Corinne Mills asks "Can you clarify why you feel these items come under the
Treasure Act?", to which Rob replies,
"As for Scotland different rules apply and I am not certain of the full
details but I believe that over 300 years old the item belongs to the
Time to put this straight again.
The fact is that anything without a known owner belongs to the Crown in
Scotland. No matter what date it is, or what it is made of.
This is 'bona vacantia' and derives from feudalism. It is not legislation,
it is Common Law, or rather, it comes under the Royal Prerogative. Since
the 19th century the procedure has been increasingly used as a means of
protecting portable antiquities. It is overseen by the Crown Agent in
Scotland, who goes by the title in this case of the Queen and Lord
Treasurer's Remembrancer. If it so wished, the Crown could claim anything -
even modern rubbish - but it generally forbears to do so. Issues sometimes
arise over objects that are only just portable and can be seen as monuments
in a landscape; and sometimes the status of objects as 'ownerless' may be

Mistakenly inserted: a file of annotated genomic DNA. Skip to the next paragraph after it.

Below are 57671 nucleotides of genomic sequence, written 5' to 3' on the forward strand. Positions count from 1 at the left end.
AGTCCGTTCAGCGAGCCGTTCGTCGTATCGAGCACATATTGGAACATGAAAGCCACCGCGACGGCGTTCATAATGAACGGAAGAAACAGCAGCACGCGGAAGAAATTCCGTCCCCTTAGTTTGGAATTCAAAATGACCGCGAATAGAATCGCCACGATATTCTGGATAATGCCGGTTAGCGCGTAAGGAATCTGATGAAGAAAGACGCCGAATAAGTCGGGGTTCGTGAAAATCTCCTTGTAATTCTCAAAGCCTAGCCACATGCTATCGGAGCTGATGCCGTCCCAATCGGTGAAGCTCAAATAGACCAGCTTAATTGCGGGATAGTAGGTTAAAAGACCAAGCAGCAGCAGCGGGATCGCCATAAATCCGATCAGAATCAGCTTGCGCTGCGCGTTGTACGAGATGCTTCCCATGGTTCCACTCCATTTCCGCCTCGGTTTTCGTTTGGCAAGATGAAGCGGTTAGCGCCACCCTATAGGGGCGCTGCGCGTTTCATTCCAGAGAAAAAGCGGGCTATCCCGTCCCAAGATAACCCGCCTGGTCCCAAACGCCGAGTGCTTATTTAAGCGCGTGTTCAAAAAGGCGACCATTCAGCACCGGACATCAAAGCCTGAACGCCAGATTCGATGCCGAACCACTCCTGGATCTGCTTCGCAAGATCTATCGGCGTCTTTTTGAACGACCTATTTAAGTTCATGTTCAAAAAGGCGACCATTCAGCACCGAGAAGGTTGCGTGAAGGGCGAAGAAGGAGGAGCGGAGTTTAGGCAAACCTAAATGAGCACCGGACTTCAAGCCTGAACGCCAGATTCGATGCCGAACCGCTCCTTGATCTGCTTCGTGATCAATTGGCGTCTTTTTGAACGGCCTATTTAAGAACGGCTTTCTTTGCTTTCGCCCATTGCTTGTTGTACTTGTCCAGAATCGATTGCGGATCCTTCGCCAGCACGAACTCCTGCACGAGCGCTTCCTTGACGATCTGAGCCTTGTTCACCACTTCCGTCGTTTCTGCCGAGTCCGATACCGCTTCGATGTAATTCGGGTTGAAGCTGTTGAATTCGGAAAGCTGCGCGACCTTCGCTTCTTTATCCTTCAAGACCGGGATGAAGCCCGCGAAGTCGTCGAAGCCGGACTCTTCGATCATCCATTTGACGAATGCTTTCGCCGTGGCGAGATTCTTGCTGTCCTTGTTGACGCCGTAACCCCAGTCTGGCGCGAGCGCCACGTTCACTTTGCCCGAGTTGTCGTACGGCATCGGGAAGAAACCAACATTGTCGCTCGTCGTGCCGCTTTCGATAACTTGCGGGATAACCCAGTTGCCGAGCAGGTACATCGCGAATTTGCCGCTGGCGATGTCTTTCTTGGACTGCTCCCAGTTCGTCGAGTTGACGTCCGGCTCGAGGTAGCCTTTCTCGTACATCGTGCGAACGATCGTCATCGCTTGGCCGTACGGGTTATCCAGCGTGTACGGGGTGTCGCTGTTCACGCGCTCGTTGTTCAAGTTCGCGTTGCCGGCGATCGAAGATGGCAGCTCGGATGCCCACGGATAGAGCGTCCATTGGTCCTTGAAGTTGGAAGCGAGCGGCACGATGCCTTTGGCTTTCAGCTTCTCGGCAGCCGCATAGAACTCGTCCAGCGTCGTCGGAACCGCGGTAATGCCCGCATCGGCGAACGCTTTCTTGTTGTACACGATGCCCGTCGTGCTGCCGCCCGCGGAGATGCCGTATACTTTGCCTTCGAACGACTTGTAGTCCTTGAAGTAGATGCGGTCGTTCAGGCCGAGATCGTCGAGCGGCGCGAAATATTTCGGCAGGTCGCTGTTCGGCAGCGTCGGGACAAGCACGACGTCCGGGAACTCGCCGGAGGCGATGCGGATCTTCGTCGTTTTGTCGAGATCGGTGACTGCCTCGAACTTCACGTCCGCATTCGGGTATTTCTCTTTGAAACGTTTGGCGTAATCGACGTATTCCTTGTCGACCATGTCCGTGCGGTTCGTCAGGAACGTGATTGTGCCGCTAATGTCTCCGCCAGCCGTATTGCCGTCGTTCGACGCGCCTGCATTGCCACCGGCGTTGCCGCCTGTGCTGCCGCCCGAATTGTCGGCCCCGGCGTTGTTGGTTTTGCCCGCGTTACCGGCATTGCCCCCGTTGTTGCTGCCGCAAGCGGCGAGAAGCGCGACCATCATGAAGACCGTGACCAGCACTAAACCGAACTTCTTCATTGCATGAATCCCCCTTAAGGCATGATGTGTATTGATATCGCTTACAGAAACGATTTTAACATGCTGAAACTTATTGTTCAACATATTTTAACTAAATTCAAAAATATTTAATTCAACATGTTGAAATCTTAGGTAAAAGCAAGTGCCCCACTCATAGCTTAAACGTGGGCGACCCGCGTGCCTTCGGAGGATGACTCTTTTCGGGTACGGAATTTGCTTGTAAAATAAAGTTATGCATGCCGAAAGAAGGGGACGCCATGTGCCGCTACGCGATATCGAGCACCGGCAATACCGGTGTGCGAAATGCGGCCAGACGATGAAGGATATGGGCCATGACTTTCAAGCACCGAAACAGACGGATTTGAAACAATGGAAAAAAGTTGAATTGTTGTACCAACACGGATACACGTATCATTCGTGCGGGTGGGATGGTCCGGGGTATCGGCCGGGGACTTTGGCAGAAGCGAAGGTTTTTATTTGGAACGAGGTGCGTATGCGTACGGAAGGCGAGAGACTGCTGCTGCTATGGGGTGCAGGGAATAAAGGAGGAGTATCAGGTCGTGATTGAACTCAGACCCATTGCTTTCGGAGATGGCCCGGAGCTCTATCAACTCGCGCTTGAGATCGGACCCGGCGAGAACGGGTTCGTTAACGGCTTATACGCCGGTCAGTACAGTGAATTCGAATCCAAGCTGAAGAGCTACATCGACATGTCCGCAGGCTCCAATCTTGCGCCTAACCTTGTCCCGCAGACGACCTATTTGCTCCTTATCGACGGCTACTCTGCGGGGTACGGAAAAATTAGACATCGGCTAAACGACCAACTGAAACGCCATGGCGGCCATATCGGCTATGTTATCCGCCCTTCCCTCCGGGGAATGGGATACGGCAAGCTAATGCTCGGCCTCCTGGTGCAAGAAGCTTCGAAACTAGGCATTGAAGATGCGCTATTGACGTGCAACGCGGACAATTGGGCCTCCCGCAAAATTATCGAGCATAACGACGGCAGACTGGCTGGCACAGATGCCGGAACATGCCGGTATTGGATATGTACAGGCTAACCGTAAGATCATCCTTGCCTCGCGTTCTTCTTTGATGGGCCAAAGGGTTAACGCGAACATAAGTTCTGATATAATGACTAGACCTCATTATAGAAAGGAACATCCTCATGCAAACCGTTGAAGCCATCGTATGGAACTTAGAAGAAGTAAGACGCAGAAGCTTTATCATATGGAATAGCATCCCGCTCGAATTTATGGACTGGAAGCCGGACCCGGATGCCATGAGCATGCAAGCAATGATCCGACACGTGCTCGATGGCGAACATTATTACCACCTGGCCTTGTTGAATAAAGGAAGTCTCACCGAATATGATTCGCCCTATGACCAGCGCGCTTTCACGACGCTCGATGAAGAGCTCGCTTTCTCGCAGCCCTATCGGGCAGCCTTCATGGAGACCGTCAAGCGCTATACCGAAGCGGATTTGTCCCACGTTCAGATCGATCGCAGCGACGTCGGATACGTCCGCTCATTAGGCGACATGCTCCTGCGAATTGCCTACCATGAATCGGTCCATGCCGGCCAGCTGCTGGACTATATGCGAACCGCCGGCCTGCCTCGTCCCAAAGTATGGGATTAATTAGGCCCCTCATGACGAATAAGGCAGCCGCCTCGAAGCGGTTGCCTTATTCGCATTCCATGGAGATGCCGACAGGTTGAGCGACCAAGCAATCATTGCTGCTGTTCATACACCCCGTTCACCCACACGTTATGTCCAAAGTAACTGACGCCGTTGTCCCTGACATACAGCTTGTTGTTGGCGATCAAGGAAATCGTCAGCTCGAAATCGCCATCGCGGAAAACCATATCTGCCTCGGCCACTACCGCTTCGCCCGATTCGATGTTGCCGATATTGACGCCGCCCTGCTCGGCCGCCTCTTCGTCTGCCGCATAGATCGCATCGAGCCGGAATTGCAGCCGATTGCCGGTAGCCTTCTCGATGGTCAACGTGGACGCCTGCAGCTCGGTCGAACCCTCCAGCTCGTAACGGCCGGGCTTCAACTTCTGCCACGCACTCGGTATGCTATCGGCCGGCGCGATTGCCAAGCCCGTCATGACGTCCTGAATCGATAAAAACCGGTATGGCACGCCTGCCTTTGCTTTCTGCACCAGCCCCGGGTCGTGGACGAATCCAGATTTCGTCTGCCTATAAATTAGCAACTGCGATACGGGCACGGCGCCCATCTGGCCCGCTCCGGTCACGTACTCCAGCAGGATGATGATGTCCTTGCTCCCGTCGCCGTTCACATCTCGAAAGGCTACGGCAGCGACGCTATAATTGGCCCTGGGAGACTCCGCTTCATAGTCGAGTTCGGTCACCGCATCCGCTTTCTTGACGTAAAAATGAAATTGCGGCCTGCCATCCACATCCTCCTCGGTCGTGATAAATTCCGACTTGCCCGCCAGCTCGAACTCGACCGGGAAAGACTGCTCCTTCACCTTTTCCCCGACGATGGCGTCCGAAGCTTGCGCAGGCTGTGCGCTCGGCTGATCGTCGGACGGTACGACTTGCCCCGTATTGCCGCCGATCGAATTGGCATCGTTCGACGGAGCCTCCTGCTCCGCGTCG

challenged. However the key issue for treasure hunters in Scotland,
whatever equipment or technique they use, is that their finds do not belong
to them or to the landowner, and not to declare them is a criminal offence.
Finds must be reported either through the local museum or the police.
So the sale of the medieval Scottish coin on eBay is illegal unless it has
been specifically disclaimed by the Crown via the Scottish Treasure Trove
procedure (see www.treasuretrove.org.uk ). I would strongly advise anyone
interested not to buy it, or indeed any other antiquities from Scotland
unless the sale includes a statement of the decision of the Treasure Trove
Highland Archaeology Services Ltd